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ReBoot The Guardian Code Review 2018 TV-Show Series Season Cast Crew
Stars: Beth Karas, Katie J.M. Baker, Therese Apel
Review: The original, 1994, all-computer-generated animated series ReBoot is a cult-classic cartoon. It took advantage of cutting-edge CG tech to bring to life the denizens of a computer system by the name of Mainframe. Led by the Guardian program Bob, the team of Dot Matrix and her younger brother Enzo and various other characters defended Mainframe from both the nullifying effects caused by losing to the User in a game as well as damage caused by computer viruses like Megabyte and Hexadecimal. It was a self-contained series that never ventured into the real world outside of the computer system itself and was beloved, in part, because of that.
Now, 24 years later, ReBoot: The Guardian Code attempts to rekindle the computer-generated magic the original series inspired while folding in a new, modern audience who might find the mid-90s animation laughable and archaic. To do this, Mainframe Studios (which was the same studio responsible for the original series, just under a new name these days) opted to blend live-action with CG animation for a new approach to a similar story. In this tale, a hacker by the name of the Sourcerer (Bob Frazer) is causing all sorts of havoc by corrupting internet-connected devices and systems like power plants and mobile-phone networks. It’s up to four high school students to take on the avatars of Guardians, port into the computer world, and defend it from this new threat.
That’s the idea anyway, and it’s honestly not a terrible one. Shifting away from the all-CG animated original was reported as being a necessary one in order to get investors/distributors/producing partners to sign on. It could also be argued as either a cost-saving measure or a storytelling decision meant to better connect audiences with the flesh-and-blood protagonists. Unfortunately, the execution is severely lacking. ReBoot fans have savaged the new series on IMDb, whether they’ve watched all 10 available episodes of the 26-episode order or not. I have, so what follows below is a breakdown of ReBoot: The Guardian Code‘s strengths and weaknesses to see if it can be salvaged or if it’s destined for the scrap heap.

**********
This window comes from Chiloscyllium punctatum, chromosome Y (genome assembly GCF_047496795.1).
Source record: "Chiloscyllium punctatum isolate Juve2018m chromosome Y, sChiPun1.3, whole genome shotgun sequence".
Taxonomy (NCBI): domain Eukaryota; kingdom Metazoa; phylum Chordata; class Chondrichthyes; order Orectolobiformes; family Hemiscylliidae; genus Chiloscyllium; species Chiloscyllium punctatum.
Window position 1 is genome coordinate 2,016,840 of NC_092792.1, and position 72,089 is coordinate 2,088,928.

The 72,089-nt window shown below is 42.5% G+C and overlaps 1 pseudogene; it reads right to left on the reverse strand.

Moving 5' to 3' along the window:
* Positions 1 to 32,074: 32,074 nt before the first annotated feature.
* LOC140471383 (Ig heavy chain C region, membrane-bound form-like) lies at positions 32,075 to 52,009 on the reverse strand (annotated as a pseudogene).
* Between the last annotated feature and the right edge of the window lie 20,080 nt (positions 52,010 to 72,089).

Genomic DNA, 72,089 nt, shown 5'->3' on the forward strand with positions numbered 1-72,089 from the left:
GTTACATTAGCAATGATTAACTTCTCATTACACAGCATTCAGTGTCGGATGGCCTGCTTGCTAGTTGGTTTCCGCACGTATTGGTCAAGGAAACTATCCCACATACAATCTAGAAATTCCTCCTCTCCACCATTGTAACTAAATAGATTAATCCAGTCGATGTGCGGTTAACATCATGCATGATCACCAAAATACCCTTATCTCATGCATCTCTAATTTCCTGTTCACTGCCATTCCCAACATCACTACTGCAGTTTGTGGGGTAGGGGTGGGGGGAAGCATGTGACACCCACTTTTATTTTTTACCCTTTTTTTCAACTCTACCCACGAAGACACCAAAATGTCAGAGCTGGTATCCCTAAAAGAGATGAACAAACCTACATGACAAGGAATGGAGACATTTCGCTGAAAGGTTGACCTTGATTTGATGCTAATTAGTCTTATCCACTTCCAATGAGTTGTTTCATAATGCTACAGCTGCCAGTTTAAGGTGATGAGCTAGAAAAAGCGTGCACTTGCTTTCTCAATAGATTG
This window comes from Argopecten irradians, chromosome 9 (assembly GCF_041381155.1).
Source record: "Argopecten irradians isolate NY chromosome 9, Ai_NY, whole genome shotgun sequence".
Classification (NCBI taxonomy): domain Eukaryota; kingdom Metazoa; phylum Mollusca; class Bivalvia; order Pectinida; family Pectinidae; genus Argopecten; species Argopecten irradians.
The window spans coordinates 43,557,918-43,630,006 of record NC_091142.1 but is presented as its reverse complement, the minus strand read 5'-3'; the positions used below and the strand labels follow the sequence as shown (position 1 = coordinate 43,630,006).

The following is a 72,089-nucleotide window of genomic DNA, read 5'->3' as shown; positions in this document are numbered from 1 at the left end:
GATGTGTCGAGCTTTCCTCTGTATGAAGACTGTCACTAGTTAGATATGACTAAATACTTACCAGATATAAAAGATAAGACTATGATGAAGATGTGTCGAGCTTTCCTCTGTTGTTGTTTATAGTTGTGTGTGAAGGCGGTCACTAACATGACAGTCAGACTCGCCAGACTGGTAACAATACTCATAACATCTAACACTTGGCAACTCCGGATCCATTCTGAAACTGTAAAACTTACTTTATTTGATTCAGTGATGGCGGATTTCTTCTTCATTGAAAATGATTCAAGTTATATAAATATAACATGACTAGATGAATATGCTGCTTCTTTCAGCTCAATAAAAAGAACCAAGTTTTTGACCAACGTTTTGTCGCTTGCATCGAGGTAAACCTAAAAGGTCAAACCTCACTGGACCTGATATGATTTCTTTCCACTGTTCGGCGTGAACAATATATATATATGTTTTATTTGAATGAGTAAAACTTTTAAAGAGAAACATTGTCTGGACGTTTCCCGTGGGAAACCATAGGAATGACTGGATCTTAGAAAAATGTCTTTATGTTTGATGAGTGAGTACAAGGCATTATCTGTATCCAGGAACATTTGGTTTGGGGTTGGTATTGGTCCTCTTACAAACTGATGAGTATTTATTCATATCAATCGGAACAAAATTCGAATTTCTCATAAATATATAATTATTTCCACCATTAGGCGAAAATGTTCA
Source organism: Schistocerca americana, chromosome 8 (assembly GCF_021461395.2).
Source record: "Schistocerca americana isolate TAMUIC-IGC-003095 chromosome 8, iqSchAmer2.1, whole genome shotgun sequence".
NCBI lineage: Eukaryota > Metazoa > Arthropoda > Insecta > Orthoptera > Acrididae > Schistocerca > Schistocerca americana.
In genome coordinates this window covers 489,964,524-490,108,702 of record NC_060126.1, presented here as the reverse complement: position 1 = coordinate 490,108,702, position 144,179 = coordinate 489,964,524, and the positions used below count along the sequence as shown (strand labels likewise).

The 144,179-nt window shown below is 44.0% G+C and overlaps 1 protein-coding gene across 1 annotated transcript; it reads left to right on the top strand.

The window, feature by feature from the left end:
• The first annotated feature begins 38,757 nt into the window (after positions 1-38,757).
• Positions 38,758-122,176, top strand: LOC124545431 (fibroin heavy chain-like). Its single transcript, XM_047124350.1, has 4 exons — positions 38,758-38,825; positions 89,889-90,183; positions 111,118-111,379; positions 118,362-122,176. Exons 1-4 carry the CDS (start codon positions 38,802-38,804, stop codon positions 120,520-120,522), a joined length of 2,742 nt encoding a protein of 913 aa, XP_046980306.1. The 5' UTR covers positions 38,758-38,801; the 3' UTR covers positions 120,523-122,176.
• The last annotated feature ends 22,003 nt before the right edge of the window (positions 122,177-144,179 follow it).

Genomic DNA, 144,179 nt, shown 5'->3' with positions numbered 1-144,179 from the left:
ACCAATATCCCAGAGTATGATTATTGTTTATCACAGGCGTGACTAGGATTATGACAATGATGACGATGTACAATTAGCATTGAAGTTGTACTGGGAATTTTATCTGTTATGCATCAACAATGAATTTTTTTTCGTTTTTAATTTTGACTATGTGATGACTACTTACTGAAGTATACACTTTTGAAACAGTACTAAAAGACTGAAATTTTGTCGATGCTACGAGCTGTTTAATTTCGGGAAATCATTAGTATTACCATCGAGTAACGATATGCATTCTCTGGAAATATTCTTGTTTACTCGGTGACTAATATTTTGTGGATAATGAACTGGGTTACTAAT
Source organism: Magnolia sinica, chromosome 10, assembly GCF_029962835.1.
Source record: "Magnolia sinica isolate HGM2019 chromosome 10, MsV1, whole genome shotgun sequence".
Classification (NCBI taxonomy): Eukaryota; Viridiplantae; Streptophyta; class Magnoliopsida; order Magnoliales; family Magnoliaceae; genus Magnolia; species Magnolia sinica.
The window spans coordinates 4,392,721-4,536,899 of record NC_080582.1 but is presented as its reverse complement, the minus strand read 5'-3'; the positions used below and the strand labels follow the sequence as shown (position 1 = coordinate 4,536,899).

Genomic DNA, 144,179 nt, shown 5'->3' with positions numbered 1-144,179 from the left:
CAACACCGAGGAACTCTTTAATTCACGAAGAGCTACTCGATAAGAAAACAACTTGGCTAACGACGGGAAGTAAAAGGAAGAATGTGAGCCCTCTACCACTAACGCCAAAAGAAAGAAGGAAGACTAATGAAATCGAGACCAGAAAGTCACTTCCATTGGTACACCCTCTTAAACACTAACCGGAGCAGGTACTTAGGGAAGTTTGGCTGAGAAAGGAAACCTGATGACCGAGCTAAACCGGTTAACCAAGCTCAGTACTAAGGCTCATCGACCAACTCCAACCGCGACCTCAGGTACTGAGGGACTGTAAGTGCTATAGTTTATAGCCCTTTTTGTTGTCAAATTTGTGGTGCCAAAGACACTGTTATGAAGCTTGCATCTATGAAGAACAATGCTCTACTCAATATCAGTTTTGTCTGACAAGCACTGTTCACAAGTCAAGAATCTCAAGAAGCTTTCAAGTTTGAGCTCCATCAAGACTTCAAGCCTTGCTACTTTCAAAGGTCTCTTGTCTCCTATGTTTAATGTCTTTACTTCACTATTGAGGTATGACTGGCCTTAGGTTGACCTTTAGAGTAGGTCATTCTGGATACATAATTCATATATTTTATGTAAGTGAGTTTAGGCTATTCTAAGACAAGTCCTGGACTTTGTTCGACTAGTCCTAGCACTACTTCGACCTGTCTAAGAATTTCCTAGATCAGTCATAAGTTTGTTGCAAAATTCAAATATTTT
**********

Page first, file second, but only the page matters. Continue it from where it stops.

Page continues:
I’d suggest giving ReBoot: The Guardian Code a shot. And by “a shot” I mean at least a couple of episodes. It’s going to take some getting used to if you’re expecting a continuation of the ReBoot series. And if you’re against the idea of sending live-action heroes into a CG-animated action sphere, it’s going to be tough sledding. But if you’re open-minded going into this series, there are some things to like.
The cast is charming and likable throughout even if their very predictable characters are mostly one-note. There’s Ty Wood‘s Austin / Vector, an appointed leader who struggles with the position as well as his father’s mysterious past that’s connected to the computer-generated trouble. Ajay Friese‘s nerdy and self-deprecating Parker / Coogz brings in the strategic member of the team. Sydney Scotia‘s uber popular and social-media savvy Tamra / Enigma adds a capable female fighter, even if she has her own issues with self-confidence. And Gabriel Darku plays Trey / Frag, the team’s heavy-hitter who also happens to be a top-tier high school athlete who struggles with academics and an overbearing dad, of course.